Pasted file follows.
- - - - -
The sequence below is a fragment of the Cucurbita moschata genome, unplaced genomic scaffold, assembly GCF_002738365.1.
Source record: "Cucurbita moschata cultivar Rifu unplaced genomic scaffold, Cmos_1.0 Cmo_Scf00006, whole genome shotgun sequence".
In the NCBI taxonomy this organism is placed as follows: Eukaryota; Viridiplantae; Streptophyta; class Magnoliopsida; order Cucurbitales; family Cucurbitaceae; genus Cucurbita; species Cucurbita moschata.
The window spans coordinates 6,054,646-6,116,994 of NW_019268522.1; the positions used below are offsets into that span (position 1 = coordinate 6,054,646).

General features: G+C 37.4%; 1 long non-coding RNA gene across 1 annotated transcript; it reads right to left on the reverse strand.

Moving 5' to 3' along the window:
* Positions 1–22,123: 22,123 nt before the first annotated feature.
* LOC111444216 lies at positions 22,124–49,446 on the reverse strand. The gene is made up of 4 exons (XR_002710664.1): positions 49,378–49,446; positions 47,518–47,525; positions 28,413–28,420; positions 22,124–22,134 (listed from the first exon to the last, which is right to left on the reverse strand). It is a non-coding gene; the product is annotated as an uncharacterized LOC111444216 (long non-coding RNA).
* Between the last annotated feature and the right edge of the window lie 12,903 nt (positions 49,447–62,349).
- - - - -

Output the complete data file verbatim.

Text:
The sequence below is a fragment of the Cucurbita moschata genome, unplaced genomic scaffold, assembly GCF_002738365.1.
Source record: "Cucurbita moschata cultivar Rifu unplaced genomic scaffold, Cmos_1.0 Cmo_Scf00006, whole genome shotgun sequence".
In the NCBI taxonomy this organism is placed as follows: Eukaryota; Viridiplantae; Streptophyta; class Magnoliopsida; order Cucurbitales; family Cucurbitaceae; genus Cucurbita; species Cucurbita moschata.
The window spans coordinates 6,054,646-6,116,994 of NW_019268522.1; the positions used below are offsets into that span (position 1 = coordinate 6,054,646).

General features: G+C 37.4%; 1 long non-coding RNA gene across 1 annotated transcript; it reads right to left on the reverse strand.

Moving 5' to 3' along the window:
* Positions 1–22,123: 22,123 nt before the first annotated feature.
* LOC111444216 lies at positions 22,124–49,446 on the reverse strand. The gene is made up of 4 exons (XR_002710664.1): positions 49,378–49,446; positions 47,518–47,525; positions 28,413–28,420; positions 22,124–22,134 (listed from the first exon to the last, which is right to left on the reverse strand). It is a non-coding gene; the product is annotated as an uncharacterized LOC111444216 (long non-coding RNA).
* Between the last annotated feature and the right edge of the window lie 12,903 nt (positions 49,447–62,349).